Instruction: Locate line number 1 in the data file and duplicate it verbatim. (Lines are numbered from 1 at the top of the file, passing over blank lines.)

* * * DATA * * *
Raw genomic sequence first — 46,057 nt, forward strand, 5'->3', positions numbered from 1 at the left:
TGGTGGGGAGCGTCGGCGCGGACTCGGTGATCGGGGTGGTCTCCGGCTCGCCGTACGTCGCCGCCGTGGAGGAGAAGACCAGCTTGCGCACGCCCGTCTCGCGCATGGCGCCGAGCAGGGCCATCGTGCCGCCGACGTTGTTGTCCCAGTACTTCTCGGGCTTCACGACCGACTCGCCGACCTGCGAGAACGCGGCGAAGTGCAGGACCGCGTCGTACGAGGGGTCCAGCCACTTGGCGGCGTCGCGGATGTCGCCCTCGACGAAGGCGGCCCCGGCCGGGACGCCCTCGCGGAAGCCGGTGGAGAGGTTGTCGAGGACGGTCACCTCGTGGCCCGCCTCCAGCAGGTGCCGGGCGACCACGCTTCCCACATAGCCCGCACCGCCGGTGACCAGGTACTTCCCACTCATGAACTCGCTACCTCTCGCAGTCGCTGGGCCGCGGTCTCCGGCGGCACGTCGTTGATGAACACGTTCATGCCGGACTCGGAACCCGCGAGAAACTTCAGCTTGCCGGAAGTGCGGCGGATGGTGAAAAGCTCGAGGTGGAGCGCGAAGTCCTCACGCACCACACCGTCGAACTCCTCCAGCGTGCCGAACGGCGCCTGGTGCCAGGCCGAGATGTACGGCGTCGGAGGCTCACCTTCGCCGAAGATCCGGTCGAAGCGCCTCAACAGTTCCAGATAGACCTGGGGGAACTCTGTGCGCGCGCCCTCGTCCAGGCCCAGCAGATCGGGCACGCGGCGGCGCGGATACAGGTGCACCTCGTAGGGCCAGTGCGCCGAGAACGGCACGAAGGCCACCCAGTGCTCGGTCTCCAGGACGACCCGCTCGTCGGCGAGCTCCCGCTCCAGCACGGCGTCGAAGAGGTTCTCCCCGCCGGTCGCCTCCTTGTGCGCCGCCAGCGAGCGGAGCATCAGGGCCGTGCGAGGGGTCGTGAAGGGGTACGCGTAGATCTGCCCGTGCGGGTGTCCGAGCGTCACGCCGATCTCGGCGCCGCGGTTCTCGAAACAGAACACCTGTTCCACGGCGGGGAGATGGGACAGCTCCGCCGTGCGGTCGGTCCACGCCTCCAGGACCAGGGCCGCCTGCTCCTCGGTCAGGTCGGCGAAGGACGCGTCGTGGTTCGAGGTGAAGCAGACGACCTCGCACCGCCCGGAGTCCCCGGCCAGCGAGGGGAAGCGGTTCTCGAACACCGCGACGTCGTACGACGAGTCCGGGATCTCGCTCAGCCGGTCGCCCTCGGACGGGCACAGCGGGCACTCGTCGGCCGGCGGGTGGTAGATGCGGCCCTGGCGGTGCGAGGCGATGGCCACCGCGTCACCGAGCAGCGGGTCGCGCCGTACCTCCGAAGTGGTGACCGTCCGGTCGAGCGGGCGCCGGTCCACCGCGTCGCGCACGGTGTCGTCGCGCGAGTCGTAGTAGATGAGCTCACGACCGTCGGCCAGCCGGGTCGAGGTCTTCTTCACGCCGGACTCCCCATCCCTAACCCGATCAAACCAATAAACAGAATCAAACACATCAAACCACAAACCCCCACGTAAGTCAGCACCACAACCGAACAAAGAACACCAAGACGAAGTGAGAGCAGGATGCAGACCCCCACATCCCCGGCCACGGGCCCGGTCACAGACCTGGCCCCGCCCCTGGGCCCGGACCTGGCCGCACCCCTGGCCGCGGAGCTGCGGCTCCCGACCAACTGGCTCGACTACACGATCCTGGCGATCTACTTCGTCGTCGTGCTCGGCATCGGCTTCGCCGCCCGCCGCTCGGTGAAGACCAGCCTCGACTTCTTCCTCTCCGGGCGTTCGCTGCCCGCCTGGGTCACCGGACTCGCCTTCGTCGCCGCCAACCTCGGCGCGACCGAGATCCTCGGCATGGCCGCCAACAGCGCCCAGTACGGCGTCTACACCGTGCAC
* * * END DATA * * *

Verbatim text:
Raw genomic sequence first — 46,057 nt, forward strand, 5'->3', positions numbered from 1 at the left: